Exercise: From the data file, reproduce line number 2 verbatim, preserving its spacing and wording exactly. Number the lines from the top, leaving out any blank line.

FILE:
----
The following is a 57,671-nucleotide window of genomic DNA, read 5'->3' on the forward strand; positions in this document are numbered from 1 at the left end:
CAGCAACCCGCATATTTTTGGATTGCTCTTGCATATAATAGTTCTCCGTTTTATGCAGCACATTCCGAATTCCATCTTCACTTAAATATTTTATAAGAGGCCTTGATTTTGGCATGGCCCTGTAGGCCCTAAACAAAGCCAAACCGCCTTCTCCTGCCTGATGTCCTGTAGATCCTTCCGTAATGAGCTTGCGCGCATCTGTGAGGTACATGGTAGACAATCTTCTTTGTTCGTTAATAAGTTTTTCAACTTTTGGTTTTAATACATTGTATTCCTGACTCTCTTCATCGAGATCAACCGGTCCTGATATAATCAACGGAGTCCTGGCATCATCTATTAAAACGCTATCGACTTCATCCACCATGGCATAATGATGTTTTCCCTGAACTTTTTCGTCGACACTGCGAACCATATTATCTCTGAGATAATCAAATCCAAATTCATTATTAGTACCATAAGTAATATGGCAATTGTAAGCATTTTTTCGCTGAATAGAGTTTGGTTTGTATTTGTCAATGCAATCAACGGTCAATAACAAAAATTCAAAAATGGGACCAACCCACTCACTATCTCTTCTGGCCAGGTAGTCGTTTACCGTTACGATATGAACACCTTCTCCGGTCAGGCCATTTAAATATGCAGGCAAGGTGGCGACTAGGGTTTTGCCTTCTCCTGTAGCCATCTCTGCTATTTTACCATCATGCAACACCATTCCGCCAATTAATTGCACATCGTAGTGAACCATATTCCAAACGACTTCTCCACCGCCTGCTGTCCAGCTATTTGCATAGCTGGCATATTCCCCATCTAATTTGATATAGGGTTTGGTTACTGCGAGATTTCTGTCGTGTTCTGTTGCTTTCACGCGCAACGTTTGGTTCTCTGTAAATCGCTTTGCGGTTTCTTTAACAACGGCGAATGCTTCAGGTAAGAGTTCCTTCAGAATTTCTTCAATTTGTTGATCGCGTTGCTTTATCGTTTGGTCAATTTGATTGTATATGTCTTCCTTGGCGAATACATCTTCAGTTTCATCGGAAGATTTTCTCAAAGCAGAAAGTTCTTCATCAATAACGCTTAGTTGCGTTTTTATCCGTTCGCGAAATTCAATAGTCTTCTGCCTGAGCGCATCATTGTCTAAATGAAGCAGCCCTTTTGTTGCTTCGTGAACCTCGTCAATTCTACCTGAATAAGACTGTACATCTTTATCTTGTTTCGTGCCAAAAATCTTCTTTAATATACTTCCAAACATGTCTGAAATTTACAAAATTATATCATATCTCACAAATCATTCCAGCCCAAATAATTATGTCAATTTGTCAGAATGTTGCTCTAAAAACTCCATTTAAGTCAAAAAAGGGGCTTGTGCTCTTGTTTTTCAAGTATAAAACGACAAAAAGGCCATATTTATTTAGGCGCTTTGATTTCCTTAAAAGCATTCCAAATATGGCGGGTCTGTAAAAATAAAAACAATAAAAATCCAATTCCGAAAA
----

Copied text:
CAGCAACCCGCATATTTTTGGATTGCTCTTGCATATAATAGTTCTCCGTTTTATGCAGCACATTCCGAATTCCATCTTCACTTAAATATTTTATAAGAGGCCTTGATTTTGGCATGGCCCTGTAGGCCCTAAACAAAGCCAAACCGCCTTCTCCTGCCTGATGTCCTGTAGATCCTTCCGTAATGAGCTTGCGCGCATCTGTGAGGTACATGGTAGACAATCTTCTTTGTTCGTTAATAAGTTTTTCAACTTTTGGTTTTAATACATTGTATTCCTGACTCTCTTCATCGAGATCAACCGGTCCTGATATAATCAACGGAGTCCTGGCATCATCTATTAAAACGCTATCGACTTCATCCACCATGGCATAATGATGTTTTCCCTGAACTTTTTCGTCGACACTGCGAACCATATTATCTCTGAGATAATCAAATCCAAATTCATTATTAGTACCATAAGTAATATGGCAATTGTAAGCATTTTTTCGCTGAATAGAGTTTGGTTTGTATTTGTCAATGCAATCAACGGTCAATAACAAAAATTCAAAAATGGGACCAACCCACTCACTATCTCTTCTGGCCAGGTAGTCGTTTACCGTTACGATATGAACACCTTCTCCGGTCAGGCCATTTAAATATGCAGGCAAGGTGGCGACTAGGGTTTTGCCTTCTCCTGTAGCCATCTCTGCTATTTTACCATCATGCAACACCATTCCGCCAATTAATTGCACATCGTAGTGAACCATATTCCAAACGACTTCTCCACCGCCTGCTGTCCAGCTATTTGCATAGCTGGCATATTCCCCATCTAATTTGATATAGGGTTTGGTTACTGCGAGATTTCTGTCGTGTTCTGTTGCTTTCACGCGCAACGTTTGGTTCTCTGTAAATCGCTTTGCGGTTTCTTTAACAACGGCGAATGCTTCAGGTAAGAGTTCCTTCAGAATTTCTTCAATTTGTTGATCGCGTTGCTTTATCGTTTGGTCAATTTGATTGTATATGTCTTCCTTGGCGAATACATCTTCAGTTTCATCGGAAGATTTTCTCAAAGCAGAAAGTTCTTCATCAATAACGCTTAGTTGCGTTTTTATCCGTTCGCGAAATTCAATAGTCTTCTGCCTGAGCGCATCATTGTCTAAATGAAGCAGCCCTTTTGTTGCTTCGTGAACCTCGTCAATTCTACCTGAATAAGACTGTACATCTTTATCTTGTTTCGTGCCAAAAATCTTCTTTAATATACTTCCAAACATGTCTGAAATTTACAAAATTATATCATATCTCACAAATCATTCCAGCCCAAATAATTATGTCAATTTGTCAGAATGTTGCTCTAAAAACTCCATTTAAGTCAAAAAAGGGGCTTGTGCTCTTGTTTTTCAAGTATAAAACGACAAAAAGGCCATATTTATTTAGGCGCTTTGATTTCCTTAAAAGCATTCCAAATATGGCGGGTCTGTAAAAATAAAAACAATAAAAATCCAATTCCGAAAA